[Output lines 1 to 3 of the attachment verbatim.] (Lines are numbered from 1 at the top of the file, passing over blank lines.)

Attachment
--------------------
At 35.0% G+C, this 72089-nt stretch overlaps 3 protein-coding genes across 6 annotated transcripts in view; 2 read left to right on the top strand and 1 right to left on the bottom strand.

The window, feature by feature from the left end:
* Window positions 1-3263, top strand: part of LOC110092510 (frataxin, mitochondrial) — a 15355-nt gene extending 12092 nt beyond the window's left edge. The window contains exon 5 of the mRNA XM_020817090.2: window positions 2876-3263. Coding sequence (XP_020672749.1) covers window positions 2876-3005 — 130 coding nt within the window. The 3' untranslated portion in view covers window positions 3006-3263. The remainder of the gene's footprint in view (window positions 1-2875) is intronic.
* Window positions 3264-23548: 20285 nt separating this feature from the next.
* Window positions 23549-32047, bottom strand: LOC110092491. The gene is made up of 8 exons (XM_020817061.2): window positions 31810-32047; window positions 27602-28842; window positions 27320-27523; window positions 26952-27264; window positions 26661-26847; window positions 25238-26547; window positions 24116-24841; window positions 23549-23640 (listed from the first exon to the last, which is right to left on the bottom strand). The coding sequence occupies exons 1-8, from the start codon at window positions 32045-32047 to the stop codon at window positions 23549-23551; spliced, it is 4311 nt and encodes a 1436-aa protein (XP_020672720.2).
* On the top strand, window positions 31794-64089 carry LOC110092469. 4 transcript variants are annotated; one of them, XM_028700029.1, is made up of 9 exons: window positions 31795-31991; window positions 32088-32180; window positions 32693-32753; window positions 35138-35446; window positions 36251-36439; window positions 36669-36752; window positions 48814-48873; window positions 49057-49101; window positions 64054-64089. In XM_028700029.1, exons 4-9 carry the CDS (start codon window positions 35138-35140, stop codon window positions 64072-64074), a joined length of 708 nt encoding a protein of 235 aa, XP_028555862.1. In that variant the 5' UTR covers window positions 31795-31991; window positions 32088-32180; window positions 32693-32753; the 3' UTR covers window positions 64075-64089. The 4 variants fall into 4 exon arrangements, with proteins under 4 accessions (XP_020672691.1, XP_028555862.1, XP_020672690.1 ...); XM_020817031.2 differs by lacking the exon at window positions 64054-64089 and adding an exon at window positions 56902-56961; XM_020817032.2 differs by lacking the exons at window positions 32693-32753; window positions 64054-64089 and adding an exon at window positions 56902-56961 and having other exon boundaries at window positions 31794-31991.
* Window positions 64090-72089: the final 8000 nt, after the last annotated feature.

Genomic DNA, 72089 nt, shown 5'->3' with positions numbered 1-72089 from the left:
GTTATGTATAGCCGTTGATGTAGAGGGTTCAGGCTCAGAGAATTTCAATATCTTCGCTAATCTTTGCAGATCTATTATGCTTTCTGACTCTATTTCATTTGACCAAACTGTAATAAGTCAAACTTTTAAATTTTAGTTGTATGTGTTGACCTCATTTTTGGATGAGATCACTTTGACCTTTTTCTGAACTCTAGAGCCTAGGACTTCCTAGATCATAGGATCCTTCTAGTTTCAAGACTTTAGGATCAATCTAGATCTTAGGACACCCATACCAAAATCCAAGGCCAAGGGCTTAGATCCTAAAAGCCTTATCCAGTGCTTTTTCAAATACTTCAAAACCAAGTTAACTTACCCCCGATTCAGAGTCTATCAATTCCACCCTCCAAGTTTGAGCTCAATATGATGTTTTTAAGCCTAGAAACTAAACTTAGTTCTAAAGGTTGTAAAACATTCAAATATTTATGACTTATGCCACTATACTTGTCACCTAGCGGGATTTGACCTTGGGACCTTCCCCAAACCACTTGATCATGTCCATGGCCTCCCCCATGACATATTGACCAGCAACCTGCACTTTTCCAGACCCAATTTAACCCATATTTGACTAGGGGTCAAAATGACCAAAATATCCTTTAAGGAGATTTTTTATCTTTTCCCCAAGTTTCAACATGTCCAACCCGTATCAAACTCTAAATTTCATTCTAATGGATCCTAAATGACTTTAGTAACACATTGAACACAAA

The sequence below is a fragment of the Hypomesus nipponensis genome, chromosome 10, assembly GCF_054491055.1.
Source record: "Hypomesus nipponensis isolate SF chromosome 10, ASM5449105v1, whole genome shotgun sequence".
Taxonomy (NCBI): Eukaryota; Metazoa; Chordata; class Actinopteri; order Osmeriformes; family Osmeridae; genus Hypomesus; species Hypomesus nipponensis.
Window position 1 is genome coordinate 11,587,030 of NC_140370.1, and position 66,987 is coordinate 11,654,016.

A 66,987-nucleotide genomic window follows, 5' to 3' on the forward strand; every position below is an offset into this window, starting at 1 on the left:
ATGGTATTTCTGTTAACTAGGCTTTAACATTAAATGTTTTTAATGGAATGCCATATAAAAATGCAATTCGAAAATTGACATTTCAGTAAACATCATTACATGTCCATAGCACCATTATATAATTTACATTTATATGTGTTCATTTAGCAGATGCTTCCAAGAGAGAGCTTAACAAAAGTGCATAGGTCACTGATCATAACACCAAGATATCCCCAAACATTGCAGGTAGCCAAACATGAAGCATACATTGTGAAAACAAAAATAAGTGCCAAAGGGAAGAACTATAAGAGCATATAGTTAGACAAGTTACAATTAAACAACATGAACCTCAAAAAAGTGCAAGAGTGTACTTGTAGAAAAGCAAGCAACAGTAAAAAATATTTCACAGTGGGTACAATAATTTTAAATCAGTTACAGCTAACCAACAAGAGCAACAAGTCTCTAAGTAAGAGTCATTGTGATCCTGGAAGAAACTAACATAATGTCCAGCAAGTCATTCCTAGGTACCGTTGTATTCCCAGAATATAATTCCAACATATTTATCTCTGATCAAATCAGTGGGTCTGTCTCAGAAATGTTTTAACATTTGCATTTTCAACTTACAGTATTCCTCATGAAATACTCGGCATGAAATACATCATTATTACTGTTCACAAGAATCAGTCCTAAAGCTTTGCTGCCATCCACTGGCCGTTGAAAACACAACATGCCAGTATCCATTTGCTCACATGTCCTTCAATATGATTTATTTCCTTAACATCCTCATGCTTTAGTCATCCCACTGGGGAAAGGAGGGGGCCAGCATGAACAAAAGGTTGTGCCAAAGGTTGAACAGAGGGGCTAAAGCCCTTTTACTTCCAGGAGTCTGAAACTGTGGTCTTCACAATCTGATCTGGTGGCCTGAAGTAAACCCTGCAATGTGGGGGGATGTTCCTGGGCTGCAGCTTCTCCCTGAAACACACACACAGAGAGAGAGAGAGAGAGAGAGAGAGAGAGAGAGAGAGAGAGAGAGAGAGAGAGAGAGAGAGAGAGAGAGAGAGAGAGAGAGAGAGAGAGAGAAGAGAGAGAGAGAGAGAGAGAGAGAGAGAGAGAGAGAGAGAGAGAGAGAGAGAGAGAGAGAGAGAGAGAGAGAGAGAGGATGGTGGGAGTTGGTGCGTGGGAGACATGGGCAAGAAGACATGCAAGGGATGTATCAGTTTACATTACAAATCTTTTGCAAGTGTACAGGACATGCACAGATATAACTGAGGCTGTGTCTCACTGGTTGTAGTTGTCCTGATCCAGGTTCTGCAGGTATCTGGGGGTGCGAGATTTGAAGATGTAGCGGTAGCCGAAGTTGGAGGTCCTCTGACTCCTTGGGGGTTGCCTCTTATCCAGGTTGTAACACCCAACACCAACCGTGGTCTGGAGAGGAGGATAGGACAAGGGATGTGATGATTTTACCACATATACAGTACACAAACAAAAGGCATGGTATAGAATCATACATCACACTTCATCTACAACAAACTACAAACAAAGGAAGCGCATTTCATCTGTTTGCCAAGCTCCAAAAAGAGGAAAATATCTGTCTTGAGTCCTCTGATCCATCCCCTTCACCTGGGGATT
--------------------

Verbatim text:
At 35.0% G+C, this 72089-nt stretch overlaps 3 protein-coding genes across 6 annotated transcripts in view; 2 read left to right on the top strand and 1 right to left on the bottom strand.

The window, feature by feature from the left end:
* Window positions 1-3263, top strand: part of LOC110092510 (frataxin, mitochondrial) — a 15355-nt gene extending 12092 nt beyond the window's left edge. The window contains exon 5 of the mRNA XM_020817090.2: window positions 2876-3263. Coding sequence (XP_020672749.1) covers window positions 2876-3005 — 130 coding nt within the window. The 3' untranslated portion in view covers window positions 3006-3263. The remainder of the gene's footprint in view (window positions 1-2875) is intronic.